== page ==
Gold: Long-Term Hedge or Bubble About to Burst?

Economic Forecasts

Gold: Long-Term Hedge or Bubble About to Burst?

Two of our editors differ sharply over the glittery stuff's future. See whose side you're on.

Andrew Tanzer: Love It

The surge in gold prices to about $1,400 an ounce makes perfect sense. Confidence is waning in paper money, such as the dollar, and for good reason. Our monetary and fiscal policies are remarkably lax, debasing our currency as a store of value and raising the specter of inflation down the road. The Federal Reserve Board continues to pump money into the economy, and we will run huge budget deficits as far as the eye can see, dramatically expanding our financial liabilities. Martin Murenbeeld, an economist at Canada's DundeeWealth Economics, shows that over the past decade, gold prices have moved almost in lock step with the expansion of global liquidity (U.S. money supply plus overseas foreign reserves). Both have multiplied fivefold.

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Our government, like those in Europe and Japan, has made entitlement-benefit promises to voters that it cannot possibly keep. Politicians will fall back on the quick fix of printing money -- an easier solution than calling for steep spending cuts and tax increases. Failure to adopt tough, economically sound policies bodes well for gold prices.

Let's not forget the growing demand for gold abroad. Citizens of China and India are using their rapidly growing incomes to buy gold jewelry and to invest in the metal. Central banks in many emerging nations have become big buyers of gold to diversify their foreign-exchange reserves.


Gold provides a hedge against inflation, currency weakness and financial turmoil. Gold doesn't move in sync with stocks or bonds, so it's a good diversifier. Everyone should consider owning some.

Andrew Tanzer is a senior associate editor of the magazine. He has 5% of his investments in gold.

Bob Frick: Leave It

You'd think that after experiencing two investing manias in ten years, we'd recognize the symptoms. To recap: A mania begins when an asset runs up in price, attracting buyers. That begets more price increases and attracts still more buyers. And on and on. After a point, none of the buying can be called rational.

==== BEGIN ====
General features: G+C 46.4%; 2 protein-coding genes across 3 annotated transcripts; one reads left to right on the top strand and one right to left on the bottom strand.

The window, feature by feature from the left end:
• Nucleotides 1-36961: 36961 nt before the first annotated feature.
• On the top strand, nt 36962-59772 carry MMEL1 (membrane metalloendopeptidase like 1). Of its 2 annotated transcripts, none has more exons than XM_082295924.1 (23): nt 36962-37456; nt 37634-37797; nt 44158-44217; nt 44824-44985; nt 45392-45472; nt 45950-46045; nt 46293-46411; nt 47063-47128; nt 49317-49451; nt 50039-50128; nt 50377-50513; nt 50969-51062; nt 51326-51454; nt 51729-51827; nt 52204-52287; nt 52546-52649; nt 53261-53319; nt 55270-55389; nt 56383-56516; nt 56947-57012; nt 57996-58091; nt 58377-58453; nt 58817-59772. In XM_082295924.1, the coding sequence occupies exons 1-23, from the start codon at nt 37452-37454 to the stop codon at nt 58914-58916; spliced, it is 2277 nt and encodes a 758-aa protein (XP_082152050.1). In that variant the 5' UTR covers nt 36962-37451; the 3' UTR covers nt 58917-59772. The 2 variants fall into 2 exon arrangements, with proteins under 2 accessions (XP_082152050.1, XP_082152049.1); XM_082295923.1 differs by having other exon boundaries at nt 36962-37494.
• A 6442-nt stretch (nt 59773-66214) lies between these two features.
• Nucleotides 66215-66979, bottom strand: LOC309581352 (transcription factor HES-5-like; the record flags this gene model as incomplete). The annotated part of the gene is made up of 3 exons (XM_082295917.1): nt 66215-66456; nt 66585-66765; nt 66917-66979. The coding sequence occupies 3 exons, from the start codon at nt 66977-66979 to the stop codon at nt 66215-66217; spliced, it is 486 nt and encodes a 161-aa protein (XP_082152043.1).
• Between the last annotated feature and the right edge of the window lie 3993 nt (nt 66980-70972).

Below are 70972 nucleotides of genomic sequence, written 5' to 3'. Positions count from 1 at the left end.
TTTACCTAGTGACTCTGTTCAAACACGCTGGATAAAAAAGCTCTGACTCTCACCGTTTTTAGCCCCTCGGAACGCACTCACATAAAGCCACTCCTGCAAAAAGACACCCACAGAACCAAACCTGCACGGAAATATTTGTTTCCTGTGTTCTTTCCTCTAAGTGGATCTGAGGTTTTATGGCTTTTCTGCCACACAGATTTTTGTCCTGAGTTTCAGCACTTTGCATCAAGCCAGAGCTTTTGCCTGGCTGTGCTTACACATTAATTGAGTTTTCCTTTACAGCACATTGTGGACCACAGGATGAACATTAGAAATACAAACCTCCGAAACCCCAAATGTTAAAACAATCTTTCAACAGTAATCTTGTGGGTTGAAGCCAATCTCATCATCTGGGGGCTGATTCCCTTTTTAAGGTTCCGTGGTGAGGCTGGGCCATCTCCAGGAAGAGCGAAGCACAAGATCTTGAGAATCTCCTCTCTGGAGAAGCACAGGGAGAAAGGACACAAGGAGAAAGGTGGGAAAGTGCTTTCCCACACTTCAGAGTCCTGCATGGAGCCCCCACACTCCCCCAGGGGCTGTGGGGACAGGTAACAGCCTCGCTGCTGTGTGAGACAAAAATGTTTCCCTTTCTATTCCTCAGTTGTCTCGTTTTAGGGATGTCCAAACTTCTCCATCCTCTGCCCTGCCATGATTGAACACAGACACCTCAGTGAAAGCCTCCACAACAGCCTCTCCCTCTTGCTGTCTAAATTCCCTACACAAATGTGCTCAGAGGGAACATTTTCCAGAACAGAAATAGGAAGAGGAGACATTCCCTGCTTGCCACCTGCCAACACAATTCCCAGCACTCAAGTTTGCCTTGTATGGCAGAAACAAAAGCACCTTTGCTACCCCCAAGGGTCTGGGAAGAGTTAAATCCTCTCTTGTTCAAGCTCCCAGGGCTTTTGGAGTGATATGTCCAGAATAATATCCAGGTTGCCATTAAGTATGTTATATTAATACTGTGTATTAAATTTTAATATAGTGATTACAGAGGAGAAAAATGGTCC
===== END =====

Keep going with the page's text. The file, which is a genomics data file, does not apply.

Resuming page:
During the Internet mania of the late 1990s, stocks surpassed what companies could possibly earn to support their share prices. With the recent real estate mania, home prices rose far beyond what the demand for housing and inflated credit markets could sustain.


The latest mania is gold. Bulls say gold will become the world's de facto currency as the dollar disintegrates and the U.S. and other developed nations print money to pay off their massive debts. Such moves are bound to spur inflation, a great friend of gold. The reality: Gold isn't suited to acting as the world's currency because it's not a great store of value and is tremendously volatile. Gold's price can fall even in inflationary times -- and, in any case, inflation isn't even a speck on the horizon. Unlike other assets, gold doesn't pay dividends. And unlike other commodities, gold has few industrial uses. Some safe haven.

But gold is a great hedge against political and economic upheaval. Yes, there's a lot to be fearful about in today's crisis-prone world economy, but there are better assets to invest in than gold -- especially when its price is in bubble territory. And when the developed economies get their acts together, that loud whooshing sound you'll hear will be the fear being let out of gold prices.

Bob Frick is a senior editor of the magazine. He has a krugerrand in his sock drawer.

Which editor do you agree with? Sound off on gold in the comment box below.